Paarl – Quinton de Kock has been coddled by Cricket South Africa and the Proteas ever since he arrived on the international scene as a generational talent.
And why not? As a teenager this kid showed the sort of ability and potential to become one of the all-time great wicket-keeper batsmen.
He started his time with the Proteas a ruthless opener in white-ball cricket, before coming into the Test side as a lower order player who could turn a game on its head in a session.
There aren’t many cricket players that make the game look simple; like it’s just an outing in the backyard with your siblings.
Quinton de Kock is one of those rare talents. A man who can flourish in various conditions and situations against the best bowlers in the world.
But the coddling and CSA’s over-protective nature towards De Kock has gone too far, in terms of his development as a cricketer and as a human being. It’s made him a selfish individual, who tends to first look out for himself before the interest of the team.
Withdrawing from the Proteas’ match against the West Indies because of not wanting to take a knee was selfish. Yes, CSA should have sorted out this matter long before a bat was swung in anger at this World Cup, but he left his teammates hanging.
Yet, was has transpired over the last few days is not the first example of De Kock putting himself first, and CSA and the Proteas just rolling over before giving the prodigal son what he wants.
Over the last few years De Kock has arguably been South Africa’s best batsman in all formats of the game.
But in Test cricket, especially, he has been reluctant to take over that mantel as the Proteas’ premier batsman in the team despite being the best player.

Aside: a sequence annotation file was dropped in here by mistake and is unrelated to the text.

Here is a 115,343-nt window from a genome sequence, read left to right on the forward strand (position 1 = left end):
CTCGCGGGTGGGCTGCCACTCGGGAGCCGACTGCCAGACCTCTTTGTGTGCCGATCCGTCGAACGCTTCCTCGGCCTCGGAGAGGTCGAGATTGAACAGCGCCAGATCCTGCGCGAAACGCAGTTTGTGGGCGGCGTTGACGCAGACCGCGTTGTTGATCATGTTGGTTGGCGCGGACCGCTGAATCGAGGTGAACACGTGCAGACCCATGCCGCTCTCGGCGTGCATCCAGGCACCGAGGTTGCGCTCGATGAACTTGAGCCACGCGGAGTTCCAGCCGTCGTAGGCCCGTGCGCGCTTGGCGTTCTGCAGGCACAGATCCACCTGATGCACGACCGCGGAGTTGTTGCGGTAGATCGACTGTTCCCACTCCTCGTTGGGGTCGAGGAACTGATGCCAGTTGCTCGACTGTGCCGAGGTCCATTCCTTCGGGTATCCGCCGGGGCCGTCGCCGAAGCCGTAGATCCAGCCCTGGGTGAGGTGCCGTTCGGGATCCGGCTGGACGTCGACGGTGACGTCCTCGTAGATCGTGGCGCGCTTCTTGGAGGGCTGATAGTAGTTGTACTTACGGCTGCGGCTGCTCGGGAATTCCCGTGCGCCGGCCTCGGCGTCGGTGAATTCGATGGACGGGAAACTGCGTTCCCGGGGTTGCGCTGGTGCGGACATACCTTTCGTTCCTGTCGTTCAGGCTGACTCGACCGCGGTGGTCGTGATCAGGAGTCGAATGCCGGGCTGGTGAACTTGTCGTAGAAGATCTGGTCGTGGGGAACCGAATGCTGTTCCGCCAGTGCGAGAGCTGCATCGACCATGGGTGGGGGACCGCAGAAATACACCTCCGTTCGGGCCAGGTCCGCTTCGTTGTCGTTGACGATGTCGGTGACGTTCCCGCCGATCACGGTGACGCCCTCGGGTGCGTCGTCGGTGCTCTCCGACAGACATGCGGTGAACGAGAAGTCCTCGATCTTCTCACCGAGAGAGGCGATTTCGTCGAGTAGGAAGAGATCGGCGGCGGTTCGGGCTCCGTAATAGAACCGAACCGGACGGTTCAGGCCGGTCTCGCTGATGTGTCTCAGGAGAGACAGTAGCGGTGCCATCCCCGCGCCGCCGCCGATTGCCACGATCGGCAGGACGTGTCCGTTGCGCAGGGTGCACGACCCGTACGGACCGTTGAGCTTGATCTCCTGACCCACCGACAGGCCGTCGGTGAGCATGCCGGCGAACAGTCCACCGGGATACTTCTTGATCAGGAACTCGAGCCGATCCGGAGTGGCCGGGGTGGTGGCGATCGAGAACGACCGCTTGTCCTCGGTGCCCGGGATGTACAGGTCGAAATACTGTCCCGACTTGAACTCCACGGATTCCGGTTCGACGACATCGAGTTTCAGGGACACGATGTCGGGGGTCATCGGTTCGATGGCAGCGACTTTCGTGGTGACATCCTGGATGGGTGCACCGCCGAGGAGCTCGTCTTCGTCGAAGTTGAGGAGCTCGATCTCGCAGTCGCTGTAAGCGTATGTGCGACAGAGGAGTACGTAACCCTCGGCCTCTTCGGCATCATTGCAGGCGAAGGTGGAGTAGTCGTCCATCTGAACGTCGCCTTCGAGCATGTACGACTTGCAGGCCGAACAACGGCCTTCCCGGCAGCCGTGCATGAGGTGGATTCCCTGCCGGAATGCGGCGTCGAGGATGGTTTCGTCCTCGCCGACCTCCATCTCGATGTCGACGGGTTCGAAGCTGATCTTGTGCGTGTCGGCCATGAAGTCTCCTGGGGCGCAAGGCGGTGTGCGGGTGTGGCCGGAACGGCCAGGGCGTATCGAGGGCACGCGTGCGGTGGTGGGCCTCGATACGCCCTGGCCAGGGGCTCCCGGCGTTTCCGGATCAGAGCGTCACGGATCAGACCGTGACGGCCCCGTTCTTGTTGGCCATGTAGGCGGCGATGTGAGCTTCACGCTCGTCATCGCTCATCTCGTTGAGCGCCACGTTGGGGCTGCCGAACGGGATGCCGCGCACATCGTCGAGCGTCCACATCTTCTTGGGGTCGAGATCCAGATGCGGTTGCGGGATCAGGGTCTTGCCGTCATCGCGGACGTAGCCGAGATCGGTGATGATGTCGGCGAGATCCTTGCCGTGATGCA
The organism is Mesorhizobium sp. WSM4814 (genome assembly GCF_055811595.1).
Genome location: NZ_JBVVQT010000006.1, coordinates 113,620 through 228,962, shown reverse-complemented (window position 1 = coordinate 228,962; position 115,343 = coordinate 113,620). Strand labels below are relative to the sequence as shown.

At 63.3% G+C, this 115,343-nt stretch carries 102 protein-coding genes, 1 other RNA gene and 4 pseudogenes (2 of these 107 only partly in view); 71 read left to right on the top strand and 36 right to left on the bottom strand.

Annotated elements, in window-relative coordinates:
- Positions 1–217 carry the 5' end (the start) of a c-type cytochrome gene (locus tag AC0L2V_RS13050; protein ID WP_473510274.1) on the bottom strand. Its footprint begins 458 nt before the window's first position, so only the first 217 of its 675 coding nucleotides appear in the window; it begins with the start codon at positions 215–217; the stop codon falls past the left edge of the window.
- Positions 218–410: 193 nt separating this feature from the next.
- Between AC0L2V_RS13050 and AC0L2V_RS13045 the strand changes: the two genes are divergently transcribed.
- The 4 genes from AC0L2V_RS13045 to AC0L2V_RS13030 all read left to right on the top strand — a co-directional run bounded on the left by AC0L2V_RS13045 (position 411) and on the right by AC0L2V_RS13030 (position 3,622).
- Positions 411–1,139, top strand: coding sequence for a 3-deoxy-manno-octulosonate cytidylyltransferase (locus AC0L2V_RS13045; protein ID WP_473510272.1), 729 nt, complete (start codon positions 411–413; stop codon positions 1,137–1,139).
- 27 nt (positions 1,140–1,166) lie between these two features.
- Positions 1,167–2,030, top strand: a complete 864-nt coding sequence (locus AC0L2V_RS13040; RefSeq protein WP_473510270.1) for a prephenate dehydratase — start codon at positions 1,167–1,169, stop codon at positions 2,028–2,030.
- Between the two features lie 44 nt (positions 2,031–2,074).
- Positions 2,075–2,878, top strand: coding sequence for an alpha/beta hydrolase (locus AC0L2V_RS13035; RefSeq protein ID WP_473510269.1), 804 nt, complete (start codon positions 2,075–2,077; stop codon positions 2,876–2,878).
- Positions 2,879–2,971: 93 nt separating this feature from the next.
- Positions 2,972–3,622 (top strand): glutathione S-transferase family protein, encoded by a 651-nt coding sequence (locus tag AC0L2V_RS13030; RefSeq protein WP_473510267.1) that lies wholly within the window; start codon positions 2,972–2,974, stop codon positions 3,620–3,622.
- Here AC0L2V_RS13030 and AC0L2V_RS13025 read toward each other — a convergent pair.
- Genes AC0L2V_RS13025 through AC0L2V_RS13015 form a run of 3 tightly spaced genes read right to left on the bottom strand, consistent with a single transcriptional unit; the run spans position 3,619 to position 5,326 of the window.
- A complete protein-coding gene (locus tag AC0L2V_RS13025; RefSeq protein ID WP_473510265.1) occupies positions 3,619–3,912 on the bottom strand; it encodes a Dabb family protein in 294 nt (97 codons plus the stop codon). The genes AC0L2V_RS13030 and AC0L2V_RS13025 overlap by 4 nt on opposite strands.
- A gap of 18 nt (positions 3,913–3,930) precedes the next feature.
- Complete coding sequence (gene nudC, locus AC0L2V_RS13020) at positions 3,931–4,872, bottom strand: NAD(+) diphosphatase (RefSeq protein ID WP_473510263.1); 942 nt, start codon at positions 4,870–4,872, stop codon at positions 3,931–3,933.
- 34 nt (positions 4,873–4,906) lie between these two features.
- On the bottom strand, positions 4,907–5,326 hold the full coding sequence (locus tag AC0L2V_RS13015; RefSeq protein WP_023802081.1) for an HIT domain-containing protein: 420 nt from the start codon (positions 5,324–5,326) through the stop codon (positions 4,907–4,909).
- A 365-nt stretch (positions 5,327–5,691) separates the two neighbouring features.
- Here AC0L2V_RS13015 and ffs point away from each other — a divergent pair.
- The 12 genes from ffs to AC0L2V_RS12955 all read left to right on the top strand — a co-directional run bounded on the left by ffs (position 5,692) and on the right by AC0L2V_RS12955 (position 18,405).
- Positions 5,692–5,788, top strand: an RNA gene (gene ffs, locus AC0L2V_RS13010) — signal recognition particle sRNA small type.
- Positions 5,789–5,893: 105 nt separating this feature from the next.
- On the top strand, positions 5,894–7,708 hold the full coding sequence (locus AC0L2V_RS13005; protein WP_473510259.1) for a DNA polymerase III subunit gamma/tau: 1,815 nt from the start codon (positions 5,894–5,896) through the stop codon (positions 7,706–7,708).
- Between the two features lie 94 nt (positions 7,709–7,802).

South Africa have been trying to fill that middle-order void left by the retirements of Hashim Amla, Jacques Kallis, AB de Villiers and Faf du Plessis. De Kock is the obvious choice to step up, because – dammit – he is that good.
But after a few outings in the middle he didn’t look the same player who comes and dominates when he comes in at No 7. He clearly didn’t want the responsibility of batting in that important No 4 and 5 spots.
He wants to bat at No 6, 7 where he can just “play the Quinton de Kock way”. Where he can shoot from the hip and not worry about the consequences.
Admittedly, De Kock’s record is fantastic in those positions, but you can’t help think that if he really wanted to, he can have the same sort of success as a Kumar Sungakkara, who gave up the gloves in Test cricket to become a force in the heart of Sri Lanka’s batting effort.
De Kock was also a reluctant captain, with his body language clear for all to see, especially in the Test arena. Again, not wanting to take responsibility.
De Kock isn’t a kid anymore. He needs to take more responsibility in this Proteas team and must become a person who puts the team first.
I sincerely hope that the outpouring of disappointment on social media when he dropped his teammates like he did is a massive wake-up call. It should have showed him that the South African cricket universe is bigger than ‘Planet Quinton de Kock’.
His emotional statement is hopefully the start of that journey for a player we all deeply admire, but sometimes begrudge that he isn’t taking his game to the level only reserved for the best in the game.
South Africa needs Quinton de Kock the batting superstar, and not Quinton de Kock the spoiled brat. Hopefully, we can put this latest debacle behind us and watch him help the Proteas achieve something special at this World Cup.